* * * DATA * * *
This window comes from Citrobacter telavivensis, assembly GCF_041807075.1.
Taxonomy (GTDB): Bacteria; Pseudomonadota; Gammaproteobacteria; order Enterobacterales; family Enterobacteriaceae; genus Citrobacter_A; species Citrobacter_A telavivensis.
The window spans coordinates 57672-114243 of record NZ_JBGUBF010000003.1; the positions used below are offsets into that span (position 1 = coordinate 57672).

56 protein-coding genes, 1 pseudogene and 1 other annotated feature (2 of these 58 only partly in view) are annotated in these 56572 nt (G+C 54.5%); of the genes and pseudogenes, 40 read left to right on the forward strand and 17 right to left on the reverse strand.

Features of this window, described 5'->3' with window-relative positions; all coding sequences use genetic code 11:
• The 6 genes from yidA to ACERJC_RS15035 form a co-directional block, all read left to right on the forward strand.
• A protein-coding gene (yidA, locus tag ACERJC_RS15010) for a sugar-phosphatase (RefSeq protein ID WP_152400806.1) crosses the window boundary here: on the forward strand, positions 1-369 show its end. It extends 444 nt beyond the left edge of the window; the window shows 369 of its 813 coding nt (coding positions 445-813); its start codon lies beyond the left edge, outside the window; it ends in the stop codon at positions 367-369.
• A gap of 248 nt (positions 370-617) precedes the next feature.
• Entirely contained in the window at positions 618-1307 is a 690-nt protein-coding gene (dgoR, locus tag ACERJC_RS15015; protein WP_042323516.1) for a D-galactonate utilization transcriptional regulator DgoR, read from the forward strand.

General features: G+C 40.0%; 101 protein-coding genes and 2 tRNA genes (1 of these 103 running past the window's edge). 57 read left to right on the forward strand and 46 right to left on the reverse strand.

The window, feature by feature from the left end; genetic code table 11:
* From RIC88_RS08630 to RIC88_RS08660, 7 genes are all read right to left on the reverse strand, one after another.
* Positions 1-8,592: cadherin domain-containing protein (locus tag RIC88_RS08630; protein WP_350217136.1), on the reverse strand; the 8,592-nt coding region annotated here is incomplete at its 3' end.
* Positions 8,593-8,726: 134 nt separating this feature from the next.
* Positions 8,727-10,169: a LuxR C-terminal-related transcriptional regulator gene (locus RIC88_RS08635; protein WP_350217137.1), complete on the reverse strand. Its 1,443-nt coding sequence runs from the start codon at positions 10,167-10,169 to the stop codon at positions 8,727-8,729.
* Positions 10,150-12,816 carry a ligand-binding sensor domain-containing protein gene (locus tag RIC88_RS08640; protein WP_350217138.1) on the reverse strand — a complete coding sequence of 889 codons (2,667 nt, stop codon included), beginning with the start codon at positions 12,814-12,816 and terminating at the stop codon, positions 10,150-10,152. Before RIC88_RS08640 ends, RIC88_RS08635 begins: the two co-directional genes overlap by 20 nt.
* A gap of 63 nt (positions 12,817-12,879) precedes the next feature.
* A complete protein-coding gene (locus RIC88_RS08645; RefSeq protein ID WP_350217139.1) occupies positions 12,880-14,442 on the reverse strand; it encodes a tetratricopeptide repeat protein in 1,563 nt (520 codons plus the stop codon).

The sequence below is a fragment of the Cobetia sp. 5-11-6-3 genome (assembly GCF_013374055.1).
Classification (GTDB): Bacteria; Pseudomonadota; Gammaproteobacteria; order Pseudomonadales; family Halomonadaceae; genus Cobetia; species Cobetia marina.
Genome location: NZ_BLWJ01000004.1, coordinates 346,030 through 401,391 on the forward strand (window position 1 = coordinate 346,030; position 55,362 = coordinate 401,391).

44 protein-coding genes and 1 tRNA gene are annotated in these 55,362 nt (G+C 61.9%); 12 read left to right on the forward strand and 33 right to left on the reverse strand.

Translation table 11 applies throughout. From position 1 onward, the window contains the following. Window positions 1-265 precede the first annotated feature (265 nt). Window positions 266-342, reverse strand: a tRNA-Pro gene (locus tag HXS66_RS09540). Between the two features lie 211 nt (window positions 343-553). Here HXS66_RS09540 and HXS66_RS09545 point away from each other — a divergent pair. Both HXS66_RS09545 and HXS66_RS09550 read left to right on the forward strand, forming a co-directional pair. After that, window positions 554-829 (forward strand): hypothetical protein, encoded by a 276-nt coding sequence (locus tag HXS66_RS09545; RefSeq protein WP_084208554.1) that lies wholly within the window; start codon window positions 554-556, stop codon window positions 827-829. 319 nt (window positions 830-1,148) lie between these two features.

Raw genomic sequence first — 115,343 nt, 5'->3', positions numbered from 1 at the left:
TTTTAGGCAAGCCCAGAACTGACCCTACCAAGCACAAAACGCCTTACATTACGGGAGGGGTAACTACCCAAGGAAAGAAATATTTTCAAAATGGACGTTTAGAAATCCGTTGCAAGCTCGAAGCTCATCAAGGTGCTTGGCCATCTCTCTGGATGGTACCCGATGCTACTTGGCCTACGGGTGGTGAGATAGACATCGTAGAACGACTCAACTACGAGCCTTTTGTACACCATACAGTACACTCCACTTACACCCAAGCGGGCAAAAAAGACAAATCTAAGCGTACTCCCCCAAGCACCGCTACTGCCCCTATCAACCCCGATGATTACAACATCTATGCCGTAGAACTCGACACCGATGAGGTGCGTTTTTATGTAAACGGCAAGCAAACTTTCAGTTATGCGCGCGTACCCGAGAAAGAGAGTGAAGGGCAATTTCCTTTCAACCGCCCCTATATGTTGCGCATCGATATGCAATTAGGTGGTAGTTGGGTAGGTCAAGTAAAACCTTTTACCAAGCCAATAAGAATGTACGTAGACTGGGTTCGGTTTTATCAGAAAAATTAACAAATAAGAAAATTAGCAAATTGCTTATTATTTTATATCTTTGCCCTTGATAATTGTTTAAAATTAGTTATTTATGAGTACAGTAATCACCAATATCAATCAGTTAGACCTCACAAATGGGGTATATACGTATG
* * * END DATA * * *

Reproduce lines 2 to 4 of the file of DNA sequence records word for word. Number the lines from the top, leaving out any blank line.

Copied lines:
Taxonomy (GTDB): Bacteria; Pseudomonadota; Gammaproteobacteria; order Enterobacterales; family Enterobacteriaceae; genus Citrobacter_A; species Citrobacter_A telavivensis.
The window spans coordinates 57672-114243 of record NZ_JBGUBF010000003.1; the positions used below are offsets into that span (position 1 = coordinate 57672).

56 protein-coding genes, 1 pseudogene and 1 other annotated feature (2 of these 58 only partly in view) are annotated in these 56572 nt (G+C 54.5%); of the genes and pseudogenes, 40 read left to right on the forward strand and 17 right to left on the reverse strand.